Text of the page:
"Roving Mars" with Steve Squyres
Submitted: Tuesday, 23rd August 2005 by Mike Salway
Last night (22nd August) I attended a talk "Roving Mars", by Steve Squyres who is the principal scientist, and the face and voice of NASA's Mars Exploration Rover missions. It was held at the S H Ervin Gallery, next to the Sydney Observatory, in Sydney.
Steve is touring Australia at the moment, promoting his book of the same name "Roving Mars".
For others, who like me, have paid close attention to the Mars Rover missions over the last 18 months this was a fantastic opportunity to hear Steve speak about his experiences, troubles and problems, stresses and successes.
The talk was very informative and very entertaining. There were many humerous moments combined with some incredible pictures of the mission, both in preparation, planning and ultimately from the rovers on Mars. Many pictures drew gasps and others laughter from the 100 or so strong crowd.
Some of the inspiring pictures and movies included moving dust-devils, a solar eclipse by one of the moons of Mars, a Martian meteorite, a view of Earth from Mars, and of course many pictures of the incredible science they've unearthed while investigating the rocks.
Steve's talk went for about an hour, and he fielded a dozen or so questions afterwards. It was an amazing talk. Everyone in the room was gripped by his words and for someone interested in astronomy and science, it helps to give you a little insight into what it would be like to be a NASA/JPL scientist working on these missions.
There was of course the opportunity to buy his book (AU$49.95, $5 off for Sydney Observatory members), and he took time to sign the books for those interested, afterwards. In a stroke of good luck or forward thinking, I bought my copy of the book before the talk so I didn't have to line up with the 50 other people afterwards :) I was also able to get it signed quickly so I could head on over to the next part of the evening...
We then headed up in groups to the Sydney Observatory, for a 3D-theatre short movie of exploring Mars, and some quick viewing of Jupiter.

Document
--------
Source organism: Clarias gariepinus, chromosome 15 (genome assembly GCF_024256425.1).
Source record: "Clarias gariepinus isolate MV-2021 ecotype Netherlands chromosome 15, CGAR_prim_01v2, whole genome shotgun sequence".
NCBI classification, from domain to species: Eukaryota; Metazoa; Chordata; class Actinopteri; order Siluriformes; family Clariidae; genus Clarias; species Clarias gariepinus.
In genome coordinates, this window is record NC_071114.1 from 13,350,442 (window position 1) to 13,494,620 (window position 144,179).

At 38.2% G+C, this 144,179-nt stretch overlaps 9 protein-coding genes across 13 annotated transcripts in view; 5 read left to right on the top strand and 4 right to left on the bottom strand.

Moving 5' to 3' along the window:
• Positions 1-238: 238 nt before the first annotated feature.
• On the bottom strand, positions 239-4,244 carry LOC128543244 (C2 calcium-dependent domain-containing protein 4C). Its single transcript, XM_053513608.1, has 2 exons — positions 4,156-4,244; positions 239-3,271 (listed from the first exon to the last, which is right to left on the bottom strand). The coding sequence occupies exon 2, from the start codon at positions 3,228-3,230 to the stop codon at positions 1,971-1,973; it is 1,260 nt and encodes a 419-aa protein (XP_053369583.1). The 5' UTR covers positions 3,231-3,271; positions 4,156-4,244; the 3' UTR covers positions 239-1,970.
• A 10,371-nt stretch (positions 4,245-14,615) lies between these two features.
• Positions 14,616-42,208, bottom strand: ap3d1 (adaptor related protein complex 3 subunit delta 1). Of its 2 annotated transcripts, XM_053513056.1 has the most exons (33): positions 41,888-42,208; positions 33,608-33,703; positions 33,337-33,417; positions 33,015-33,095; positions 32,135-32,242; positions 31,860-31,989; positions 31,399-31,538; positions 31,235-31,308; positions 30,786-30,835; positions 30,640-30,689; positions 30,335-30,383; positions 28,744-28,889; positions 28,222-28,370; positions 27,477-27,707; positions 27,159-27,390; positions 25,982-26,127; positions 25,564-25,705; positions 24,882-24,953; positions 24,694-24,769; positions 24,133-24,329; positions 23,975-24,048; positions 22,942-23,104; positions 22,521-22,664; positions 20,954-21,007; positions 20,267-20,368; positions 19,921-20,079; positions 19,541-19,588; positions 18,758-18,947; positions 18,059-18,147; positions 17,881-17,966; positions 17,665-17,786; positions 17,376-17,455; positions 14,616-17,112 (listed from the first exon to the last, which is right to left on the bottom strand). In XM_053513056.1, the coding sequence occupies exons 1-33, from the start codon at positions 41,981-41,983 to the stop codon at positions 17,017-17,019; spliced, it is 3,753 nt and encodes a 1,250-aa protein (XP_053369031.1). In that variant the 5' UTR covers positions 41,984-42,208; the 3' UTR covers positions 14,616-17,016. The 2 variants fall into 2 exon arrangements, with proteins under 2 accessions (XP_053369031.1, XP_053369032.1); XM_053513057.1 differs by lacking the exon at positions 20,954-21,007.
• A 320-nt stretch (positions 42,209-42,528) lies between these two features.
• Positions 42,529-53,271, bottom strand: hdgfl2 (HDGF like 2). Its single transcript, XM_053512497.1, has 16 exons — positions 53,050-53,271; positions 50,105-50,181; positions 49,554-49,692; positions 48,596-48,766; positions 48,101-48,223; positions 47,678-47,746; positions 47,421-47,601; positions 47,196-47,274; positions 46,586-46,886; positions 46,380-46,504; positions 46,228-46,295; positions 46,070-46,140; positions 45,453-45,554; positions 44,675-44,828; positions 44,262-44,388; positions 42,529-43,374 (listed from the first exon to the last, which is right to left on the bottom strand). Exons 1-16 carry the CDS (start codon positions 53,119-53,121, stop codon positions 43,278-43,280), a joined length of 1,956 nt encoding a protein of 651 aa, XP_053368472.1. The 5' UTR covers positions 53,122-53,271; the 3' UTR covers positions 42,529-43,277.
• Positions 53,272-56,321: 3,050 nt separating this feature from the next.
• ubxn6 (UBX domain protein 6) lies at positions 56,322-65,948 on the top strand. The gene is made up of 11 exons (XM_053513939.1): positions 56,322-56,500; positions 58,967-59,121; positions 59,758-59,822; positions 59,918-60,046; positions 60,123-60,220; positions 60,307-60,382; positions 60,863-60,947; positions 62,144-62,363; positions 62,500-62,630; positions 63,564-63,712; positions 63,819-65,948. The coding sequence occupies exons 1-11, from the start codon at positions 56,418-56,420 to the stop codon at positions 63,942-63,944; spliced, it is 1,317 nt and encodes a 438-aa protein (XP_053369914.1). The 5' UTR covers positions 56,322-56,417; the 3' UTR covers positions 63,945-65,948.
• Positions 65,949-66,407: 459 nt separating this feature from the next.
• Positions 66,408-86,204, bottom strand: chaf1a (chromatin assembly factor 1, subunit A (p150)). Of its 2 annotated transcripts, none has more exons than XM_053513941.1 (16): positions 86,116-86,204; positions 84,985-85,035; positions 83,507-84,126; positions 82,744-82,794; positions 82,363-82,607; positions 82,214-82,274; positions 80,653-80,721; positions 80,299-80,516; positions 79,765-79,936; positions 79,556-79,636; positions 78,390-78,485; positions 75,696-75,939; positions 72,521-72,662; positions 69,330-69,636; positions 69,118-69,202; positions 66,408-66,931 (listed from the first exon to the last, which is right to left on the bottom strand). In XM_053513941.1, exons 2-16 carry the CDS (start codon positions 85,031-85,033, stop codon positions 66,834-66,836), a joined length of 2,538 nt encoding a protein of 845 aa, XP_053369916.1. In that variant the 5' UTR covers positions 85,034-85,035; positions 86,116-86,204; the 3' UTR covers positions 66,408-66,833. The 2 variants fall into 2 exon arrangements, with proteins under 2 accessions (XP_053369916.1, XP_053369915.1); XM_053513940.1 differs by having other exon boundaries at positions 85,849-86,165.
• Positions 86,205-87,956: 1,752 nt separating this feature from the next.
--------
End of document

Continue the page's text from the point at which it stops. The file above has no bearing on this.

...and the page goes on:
The 3D-theatre experience was quite entertaining. It was a combination of computer generated images, as well as real images obtained by the Mars Global Surveyor (I think), taking you on a "tourist" adventure from Earth to the red planet. It was created for the Sydney Observatory by Swinburne University, and the movie was viewed while wearing 3D glasses. It lasted about 10 minutes and was interesting and entertaining.
Unfortunately Mars wasn't visible at the time (would've tied in nicely), but Jupiter was still about 20 degrees above the horizon so we headed up to the North Dome to look at Jupiter through the Observatory's 16" Meade LX200 on a fork mount. It was a lovely looking scope, looks very impressive inside the dome.
I waited in line to get my chance at the eyepiece. There wasn't the usual gasps and "wow"'s that are heard when someone looks at the gas giants through a large telescope, so I was anxious to see what the view was like.
After stepping up to the eyepiece, it became clear.. the image was out of focus and the seeing was absolutely terrible with Jupiter quite low to the horizon. Most of the people would've had no idea how to focus it, so they were looking at a fuzzy blob with the 4 moons visible (2 on each side), the 2 main belts could barely be identified. The image scale looked approx 180x magnification. I focused the image for myself, and the belts came into view, but the disc was still wobbling around due to the terrible seeing and no real details could be resolved. A very disappointing view and it certainly wouldn't have inspired any of the other guests to rush out and buy a telescope.
All in all, it was a very good night - entertaining, fun, informative and inspiring. I had a great time and if Steve is giving a talk near you, I would highly recommend taking the time to attend.
Lastly here's a few pictures taken from Observatory Hill.. all pictures taken with my Sony DSCP100, approx 4 seconds exposures @ ISO200 on a little mini tabletop tripod.